County Road 48 intersection.

Road construction interrupts business traffic in Floral City


NANCY KENNEDY
Staff writer
FLORAL CITY
At best, it's an exercise
in patience.
At worst, the Florida
Department of Trans-
portation construction project
on U.S. 41 in Floral City has al-
ready caused at least one local
business, Connie's Kickstand, to
close and is currently causing
others to experience serious
setbacks.
The $2.8 million project,
which began in July, involves
repaving Florida Avenue (U.S.


41) between the Hernando/Cit-
rus county line and South Rip
Terrace in Floral City
Also, to improve the traffic
flow, new left-turn lanes will be
constructed from Florida Av-
enue (U.S. 41) onto Orange Av-
enue (County Road 48).
The traffic signals and poles
will also be replaced at Orange
Avenue.
According to information
from the FDOT website, the
project is more than halfway
finished, which is little consola-
tion for local businesses in the
area.
"It's definitely been an incon-


venience, both physically and fi-
nancially," said Shannon Burns,
owner of Aunt Martha's Pro-
duce Market, which sits on
U.S. 41 just north of the inter-
section. "But not just for me, but
for Floral City in general. Even
the businesses off the main road
are saying people aren't coming
because they don't want to deal
with the traffic."
Scott Mitchelltree, owner of
Reborn Auto Center at the
southeast corner of the intersec-
tion at U.S. 41 and C.R. 48, said
he estimates he's lost between


Page A5


Sheriff's office: Man was selling own pills


Billy Lee
Tedder
faces multiple
charges.


Classifieds.
Comics ...
Crossword .


A.B. SIDIBE
Staff writer
The sheriff's office's Tacti-
cal Impact Unit descended
on a Homosassa home
Thursday afternoon and ar-
rested a man on drug and
weapons charges.
Billy Lee Tedder, 52, of
South Aberdeen Terrace, is
facing four counts of sale of


..... C7
..... C6
..... C5


Community .......C4
Editorial .........A8
Entertainment ..... A4


oxycodone, violation of pro-
bation and possession of a
firearm by a convicted felon.
His bond was $80,000 for the
drug charges. No bond was
allowed for the probation vi-
olation charge.
TIU Detective Aidan Mar-
shall said Tedder's arrest
was the conclusion of several
months of investigation and
surveillance.


Horoscope ........ A4


Marshall said investigators
tracked Tedder as he got a
prescription for the pills.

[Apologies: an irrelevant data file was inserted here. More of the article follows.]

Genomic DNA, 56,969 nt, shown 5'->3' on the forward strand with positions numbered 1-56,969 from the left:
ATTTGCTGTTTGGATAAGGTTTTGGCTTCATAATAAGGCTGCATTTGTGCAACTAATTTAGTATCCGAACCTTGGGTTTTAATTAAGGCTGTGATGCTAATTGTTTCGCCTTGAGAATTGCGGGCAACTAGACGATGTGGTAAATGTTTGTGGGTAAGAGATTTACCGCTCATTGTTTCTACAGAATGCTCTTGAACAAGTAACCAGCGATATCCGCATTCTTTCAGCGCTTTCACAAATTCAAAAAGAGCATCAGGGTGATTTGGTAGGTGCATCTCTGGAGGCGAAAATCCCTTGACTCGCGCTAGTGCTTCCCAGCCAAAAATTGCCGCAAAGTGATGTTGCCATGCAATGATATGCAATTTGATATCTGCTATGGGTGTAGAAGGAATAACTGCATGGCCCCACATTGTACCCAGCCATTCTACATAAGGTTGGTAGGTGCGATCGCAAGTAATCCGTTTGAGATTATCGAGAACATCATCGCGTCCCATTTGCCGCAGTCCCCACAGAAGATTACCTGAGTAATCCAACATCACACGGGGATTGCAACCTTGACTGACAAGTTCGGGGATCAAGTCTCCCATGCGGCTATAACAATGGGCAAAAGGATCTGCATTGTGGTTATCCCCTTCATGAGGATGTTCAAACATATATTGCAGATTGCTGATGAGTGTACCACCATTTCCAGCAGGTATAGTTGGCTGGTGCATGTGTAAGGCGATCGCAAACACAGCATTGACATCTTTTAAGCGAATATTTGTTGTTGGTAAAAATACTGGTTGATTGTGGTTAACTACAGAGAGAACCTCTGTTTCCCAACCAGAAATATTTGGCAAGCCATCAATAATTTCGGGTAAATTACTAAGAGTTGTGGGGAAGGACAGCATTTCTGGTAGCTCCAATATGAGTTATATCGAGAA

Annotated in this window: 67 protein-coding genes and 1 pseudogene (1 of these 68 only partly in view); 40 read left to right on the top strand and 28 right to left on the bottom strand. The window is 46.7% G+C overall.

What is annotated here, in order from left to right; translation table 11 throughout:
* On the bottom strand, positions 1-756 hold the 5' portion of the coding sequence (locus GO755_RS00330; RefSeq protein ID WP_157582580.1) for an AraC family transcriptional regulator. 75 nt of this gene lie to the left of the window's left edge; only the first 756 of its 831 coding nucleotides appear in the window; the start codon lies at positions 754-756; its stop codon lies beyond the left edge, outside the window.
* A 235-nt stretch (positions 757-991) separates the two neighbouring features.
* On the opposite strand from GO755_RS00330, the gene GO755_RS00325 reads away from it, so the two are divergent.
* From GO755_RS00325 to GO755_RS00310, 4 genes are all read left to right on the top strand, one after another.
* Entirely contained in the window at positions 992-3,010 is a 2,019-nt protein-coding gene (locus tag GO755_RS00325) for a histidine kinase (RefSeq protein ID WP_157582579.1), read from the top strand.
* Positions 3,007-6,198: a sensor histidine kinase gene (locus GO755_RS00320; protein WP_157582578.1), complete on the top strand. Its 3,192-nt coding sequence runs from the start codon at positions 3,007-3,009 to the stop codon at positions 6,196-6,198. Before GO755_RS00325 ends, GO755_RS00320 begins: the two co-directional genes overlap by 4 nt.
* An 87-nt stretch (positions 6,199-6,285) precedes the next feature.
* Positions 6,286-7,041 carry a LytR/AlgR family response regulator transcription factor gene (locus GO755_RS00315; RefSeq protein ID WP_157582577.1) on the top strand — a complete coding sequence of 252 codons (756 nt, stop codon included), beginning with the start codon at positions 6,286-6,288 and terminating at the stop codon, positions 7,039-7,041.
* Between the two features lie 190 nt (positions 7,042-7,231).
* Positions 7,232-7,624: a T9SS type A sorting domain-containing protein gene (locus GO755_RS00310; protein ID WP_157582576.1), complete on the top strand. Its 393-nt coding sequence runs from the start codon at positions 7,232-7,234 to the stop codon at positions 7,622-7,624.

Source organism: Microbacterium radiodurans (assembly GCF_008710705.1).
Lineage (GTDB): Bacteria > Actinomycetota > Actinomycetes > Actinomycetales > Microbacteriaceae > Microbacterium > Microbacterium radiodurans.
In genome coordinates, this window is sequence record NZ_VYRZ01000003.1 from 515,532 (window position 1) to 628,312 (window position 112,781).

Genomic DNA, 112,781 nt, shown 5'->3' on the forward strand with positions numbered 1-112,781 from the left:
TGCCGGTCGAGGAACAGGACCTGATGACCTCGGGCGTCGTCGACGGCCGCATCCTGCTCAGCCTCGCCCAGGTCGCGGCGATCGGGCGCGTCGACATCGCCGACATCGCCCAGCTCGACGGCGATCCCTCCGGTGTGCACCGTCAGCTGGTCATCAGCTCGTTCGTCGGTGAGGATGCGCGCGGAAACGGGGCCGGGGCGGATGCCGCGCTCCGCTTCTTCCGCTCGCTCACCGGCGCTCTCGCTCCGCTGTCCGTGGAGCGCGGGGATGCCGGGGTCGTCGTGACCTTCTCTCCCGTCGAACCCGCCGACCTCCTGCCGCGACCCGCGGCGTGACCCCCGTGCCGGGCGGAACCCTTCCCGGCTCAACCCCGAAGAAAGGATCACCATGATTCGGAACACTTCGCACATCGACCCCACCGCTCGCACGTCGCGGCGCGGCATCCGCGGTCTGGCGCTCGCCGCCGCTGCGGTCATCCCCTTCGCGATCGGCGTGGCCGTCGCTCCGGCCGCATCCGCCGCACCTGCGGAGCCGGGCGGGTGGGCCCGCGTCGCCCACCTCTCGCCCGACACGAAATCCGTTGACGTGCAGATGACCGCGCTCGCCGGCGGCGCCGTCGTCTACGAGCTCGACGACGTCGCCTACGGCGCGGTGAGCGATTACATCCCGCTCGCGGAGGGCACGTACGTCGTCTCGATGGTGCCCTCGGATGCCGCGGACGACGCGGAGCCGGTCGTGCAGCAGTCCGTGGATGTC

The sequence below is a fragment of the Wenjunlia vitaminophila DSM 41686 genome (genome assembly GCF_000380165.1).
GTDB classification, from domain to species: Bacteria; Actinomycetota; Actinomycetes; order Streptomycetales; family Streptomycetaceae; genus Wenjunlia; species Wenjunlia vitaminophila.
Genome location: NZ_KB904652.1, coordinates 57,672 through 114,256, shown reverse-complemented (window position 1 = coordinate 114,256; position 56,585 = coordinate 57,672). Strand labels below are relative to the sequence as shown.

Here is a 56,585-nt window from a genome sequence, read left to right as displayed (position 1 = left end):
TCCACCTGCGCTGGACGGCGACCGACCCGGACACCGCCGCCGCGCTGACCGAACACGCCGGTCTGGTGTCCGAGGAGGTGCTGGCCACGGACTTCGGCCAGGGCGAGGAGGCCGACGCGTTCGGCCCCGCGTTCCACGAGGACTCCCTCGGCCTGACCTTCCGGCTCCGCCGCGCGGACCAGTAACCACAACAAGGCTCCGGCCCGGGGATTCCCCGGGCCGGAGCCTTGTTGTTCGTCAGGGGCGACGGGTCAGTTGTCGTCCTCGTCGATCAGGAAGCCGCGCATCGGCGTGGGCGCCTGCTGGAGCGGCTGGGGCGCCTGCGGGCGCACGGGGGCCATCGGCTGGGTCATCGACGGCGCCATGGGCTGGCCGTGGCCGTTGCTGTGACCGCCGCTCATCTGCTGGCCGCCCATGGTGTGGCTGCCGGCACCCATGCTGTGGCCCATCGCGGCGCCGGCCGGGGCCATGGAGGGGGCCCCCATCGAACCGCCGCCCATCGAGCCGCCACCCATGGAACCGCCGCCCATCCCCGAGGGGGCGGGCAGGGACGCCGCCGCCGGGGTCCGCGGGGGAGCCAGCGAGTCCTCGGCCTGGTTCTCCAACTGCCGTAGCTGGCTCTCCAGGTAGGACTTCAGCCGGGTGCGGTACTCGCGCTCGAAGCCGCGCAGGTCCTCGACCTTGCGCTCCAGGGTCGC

Tedder then began selling
the pills instead of using
them. According to Marshall,
undercover deputies were
able to purchase pills from
Tedder on four occasions,
which led the State Attor-
ney's Office to seek a warrant
See Page A5


Lottery Numbers . .B3
Lottery Payouts . . B3
Movies ........... C6


briefed at LAX on the in-
vestigation and requested
anonymity because was
he was not authorized to
speak publicly
The TSA issued a brief
statement Friday after-
noon indicating at least
one other TSA agent was
wounded, adding that fur-
ther information would
See Page A2



Schools


noted for


stance on


bullying

ERYN
WORTHINGTON
Staff writer
The Citrus County
School District is recog-
nized for its extensive ef-
forts in trying to eliminate
bullying on campuses.
Student services direc-
tor Regina Allegretta told
school board members
Tuesday the district re-
ceived a complimentary
letter from the Florida
Department of Educa-
tion's Office of Safe
Schools for its anti-
bullying agreement.
During the summer, the
district was audited by the
Office of Safe Schools for
the 2012-13 school year
"Our office had to pro-
vide examples of docu-
mentation that support
the nine mandatory com-
pliance items," Allegretta
explained. "July 15 we re-
ceived a letter from the
Office of Safe Schools stat-
ing Citrus County was in
full compliance of all
mandatory items. I
wanted to share this be-
cause we do work hard to
meet the requirements of
the law, but more impor-
tantly to keep our chil-
dren safe."
The letter to Allegretta
also said the Office of Safe
Schools commends "...
you on your extensive out-
reach, training, promo-
tions, etc. to parents,
teachers, students (Com-
pliance Item #6). You
compiled quite a compre-
hensive list of bullying-re-
lated activities and
training going on at the
district. This should be
shared with other
districts."
Allegretta said aware-
ness and prevention are